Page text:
Courtesy Bob Dhillon

Calgary real estate mogul Bob Dhillon has built a successful business across Western Canada with Mainstreet Equity Corp., which owns and manages thousands of rental properties.

His business has its roots on the residential side of real estate, and it all started when he bought his first home in Calgary, fixed it up and sold it for a profit.

That model of buying properties, adding value and then renting them at a competitive price has served him well, as the Mainstreet empire has grown to 11,385 suites in 10 western Canadian cities.

The first residential property he bought was with a partner in Calgary’s southwest Sunalta neighbourhood, just outside the downtown core, for about $32,000.

“It was one of these iconic houses on the hill that overlooked downtown Calgary.”

“I was 19 or 20 years old. I bought it from a bank, it was a foreclosure. It was boarded up. We fixed it up and sold it,” said Dhillon. “I made $17,000 or $18,000 on my first flip.”

It was good money for someone who in his 20s, and the experience paved the way for his business successes over the next 30 years.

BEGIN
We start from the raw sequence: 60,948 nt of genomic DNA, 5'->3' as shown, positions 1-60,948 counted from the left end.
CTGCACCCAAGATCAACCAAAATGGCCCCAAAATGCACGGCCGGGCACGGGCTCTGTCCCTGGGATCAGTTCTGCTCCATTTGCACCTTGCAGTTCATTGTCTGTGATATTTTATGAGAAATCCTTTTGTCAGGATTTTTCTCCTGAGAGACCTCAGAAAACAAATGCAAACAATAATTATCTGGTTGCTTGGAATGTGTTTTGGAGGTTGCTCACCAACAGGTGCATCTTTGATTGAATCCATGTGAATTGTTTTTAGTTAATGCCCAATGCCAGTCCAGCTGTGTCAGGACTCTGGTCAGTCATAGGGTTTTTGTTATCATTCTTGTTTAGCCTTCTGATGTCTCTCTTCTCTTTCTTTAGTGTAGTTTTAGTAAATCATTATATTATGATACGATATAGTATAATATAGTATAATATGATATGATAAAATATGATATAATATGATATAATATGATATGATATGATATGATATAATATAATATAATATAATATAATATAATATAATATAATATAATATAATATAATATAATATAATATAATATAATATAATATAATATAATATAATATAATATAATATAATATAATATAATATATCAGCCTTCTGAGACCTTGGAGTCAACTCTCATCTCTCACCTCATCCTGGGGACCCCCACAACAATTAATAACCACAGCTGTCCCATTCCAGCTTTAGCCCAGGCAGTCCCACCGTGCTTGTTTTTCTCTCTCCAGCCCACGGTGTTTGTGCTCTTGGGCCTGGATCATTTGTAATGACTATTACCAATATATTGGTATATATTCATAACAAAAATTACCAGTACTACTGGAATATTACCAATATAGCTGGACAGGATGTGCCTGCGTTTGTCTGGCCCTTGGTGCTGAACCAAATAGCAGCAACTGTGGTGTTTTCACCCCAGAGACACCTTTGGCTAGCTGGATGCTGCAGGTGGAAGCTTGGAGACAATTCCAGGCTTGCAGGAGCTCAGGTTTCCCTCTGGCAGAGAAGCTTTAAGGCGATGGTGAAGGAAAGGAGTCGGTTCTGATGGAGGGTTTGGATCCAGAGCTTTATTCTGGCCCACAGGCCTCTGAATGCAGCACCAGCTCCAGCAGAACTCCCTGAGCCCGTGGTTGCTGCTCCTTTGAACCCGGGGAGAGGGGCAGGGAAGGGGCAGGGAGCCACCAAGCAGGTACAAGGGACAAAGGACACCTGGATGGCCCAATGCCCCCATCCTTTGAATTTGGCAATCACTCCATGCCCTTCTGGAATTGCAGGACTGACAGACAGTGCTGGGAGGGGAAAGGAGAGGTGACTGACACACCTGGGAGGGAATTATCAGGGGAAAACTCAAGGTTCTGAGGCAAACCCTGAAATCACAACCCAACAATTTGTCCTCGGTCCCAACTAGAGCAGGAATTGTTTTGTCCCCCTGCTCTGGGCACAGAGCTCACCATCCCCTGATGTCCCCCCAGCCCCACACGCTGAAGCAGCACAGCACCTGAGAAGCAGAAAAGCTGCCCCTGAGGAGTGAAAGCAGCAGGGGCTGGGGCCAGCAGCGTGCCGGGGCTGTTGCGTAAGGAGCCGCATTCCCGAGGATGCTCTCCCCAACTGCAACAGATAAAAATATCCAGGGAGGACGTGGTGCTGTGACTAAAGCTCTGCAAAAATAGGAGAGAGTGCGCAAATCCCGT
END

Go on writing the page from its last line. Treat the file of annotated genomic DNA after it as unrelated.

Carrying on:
The house was originally bought in the late 1980s, and Dhillon held onto the property for just a few months before selling it.

“I learned that real estate is cyclical. It’s inefficient. It is an opportunity where you can create value yourself. It’s not like buying a stock, and you’re waiting for other people to create the value in the stock,” said Dhillon.

“In real estate, I created the value myself by fixing it up and renting it and selling it off. If you’re an entrepreneur/investor and a value creator, then nothing beats distressed real estate. For an entrepreneurial-oriented investor, real estate sometimes can be the perfect choice.”

He used the same formula when he bought a house to live in. That too was in the 1980s and it was also a foreclosure.

“It was in Upper Scarboro. I fixed it up when I moved into it. I lived there for 16 years and then I moved to Mount Royal,” he said. “It was one of these iconic houses on the hill that overlooked downtown Calgary.”